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A remake of Robert Montgomery's 1934 hit Hide-Out, this superb film directed by Robert B. Sinclair (known for his classic Broadway productions of The Philadelphia Story, Dodsworth and Pride... See full summary »
Robert B. Sinclair
Mary Turner, is wrongly accused, by her employer Edward Gilder, and then convicted of theft. In prison she studies law books, and on release partners with another woman to legally scam ... See full summary »
When the owner of the New York Globe-Leader dies without making a will, the paper is inherited by his only living relative, an "old maid schoolteacher" from Nebraska. Martha Aldrich, along ... See full summary »
George B. Seitz
Edna May Oliver,
Two veteran U. S. Marines master sergeants vie for the affection of a hostess at the Shore Leave café. They also suspect the owner of the café of operating a Nazi spy ring that has been ... See full summary »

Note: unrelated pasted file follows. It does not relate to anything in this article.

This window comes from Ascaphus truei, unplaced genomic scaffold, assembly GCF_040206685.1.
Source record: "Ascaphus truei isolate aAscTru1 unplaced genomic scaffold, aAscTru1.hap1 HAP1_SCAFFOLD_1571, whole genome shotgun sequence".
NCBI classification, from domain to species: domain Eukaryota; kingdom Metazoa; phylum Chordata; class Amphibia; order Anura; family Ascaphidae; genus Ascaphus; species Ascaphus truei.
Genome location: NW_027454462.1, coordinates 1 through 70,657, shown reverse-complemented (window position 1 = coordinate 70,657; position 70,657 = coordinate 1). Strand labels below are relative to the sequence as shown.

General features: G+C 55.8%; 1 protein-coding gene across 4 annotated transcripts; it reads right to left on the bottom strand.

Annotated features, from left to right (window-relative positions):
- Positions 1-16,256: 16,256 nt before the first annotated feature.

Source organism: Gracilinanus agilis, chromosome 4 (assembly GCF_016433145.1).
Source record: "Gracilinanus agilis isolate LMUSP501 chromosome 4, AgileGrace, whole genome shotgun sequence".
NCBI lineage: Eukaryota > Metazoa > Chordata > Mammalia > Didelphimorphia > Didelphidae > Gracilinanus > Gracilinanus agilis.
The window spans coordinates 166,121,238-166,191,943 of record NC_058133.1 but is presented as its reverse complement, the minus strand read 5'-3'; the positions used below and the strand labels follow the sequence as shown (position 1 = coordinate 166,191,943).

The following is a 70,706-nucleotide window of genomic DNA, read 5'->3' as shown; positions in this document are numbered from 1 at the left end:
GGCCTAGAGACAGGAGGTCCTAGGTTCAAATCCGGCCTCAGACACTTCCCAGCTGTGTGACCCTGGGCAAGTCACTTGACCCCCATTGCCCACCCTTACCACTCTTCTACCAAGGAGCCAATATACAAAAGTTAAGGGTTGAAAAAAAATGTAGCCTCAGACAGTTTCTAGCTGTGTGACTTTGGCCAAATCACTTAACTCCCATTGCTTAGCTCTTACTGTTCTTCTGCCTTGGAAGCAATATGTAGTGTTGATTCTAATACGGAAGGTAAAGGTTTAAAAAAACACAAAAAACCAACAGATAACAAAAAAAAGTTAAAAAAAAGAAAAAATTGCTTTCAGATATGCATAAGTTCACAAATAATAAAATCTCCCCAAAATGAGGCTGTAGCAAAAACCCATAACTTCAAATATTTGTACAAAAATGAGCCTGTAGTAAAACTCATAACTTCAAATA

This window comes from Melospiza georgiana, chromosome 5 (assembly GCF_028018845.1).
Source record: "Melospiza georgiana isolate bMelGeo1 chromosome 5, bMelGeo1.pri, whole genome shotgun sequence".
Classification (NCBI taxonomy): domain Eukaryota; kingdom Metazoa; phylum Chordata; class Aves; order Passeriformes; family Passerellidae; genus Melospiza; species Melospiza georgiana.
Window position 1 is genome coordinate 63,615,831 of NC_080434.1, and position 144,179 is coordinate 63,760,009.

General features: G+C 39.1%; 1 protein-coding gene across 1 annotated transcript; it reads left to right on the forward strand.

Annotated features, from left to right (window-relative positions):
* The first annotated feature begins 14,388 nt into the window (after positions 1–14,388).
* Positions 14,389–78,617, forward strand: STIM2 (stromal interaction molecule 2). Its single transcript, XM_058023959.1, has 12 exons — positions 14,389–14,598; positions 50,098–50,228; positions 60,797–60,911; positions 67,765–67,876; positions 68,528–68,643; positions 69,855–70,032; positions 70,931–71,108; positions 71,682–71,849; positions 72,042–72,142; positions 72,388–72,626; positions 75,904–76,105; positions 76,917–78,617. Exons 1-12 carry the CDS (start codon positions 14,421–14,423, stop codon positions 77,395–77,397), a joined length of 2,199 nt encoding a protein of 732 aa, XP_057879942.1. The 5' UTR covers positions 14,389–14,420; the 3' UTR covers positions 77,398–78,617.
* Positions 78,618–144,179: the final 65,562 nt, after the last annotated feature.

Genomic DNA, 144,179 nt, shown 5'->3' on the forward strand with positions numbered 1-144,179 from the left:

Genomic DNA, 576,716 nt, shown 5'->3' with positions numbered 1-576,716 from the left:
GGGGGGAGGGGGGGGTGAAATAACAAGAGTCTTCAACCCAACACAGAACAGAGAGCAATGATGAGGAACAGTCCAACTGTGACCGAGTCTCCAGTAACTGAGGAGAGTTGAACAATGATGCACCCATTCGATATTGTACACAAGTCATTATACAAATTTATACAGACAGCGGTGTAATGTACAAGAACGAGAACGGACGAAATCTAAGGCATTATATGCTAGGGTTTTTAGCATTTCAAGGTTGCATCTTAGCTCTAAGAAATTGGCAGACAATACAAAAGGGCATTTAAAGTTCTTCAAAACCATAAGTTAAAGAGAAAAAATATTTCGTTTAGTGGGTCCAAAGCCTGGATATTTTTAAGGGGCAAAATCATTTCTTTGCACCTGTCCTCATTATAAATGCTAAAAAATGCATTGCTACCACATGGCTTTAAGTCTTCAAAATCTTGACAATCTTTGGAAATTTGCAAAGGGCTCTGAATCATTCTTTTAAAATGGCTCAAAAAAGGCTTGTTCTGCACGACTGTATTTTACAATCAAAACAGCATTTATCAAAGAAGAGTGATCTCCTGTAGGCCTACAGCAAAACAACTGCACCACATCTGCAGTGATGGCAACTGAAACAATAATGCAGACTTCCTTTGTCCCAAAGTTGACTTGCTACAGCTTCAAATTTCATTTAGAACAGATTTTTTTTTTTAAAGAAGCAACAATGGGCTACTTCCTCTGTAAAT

To impress his fiancee's aunt, a young man tries to become king in a small kingdom, but the people there have already crowned one, who has won this honor by gambling. So he plans a coup ... See full summary »
If this movie is at all well remembered or occasionally revived, it is not because of the director or stars. It is because one of its writers and assistant directors was Federico Fellini. given his later success and directorial vehicles, it is sometimes forgotten that he rose to prominence as a writer of Italian neo-realism movies.
These movies were acclaimed for their efforts to show real people with real problems. In large part they were a response to much of the production facilities in Italy being destroyed in the war and money being in very short supply for film production after the war. If the only setting you have for your movie is the ruined street or the impoverished countryside, you can't ignore that reality in the script.
Director Alberto Lattuada, who had more of a career than promoting Fellini to co-director on VARIETY LIGHTS, directs very competently. Thee story might have played in Italy in 1948 as the story of a woman reduced to prostitution and her American GI lover, but the production people decided to make her lover Black, for shock value in the American market. Carla del Poggia as the woman overwhelmed by events, is excellent when contrasted with the cynicism everyone else in Italy seems to show. That gives this movie an upbeat, neo-realist message: things may be bad, but good people can find triumph in tragedy.
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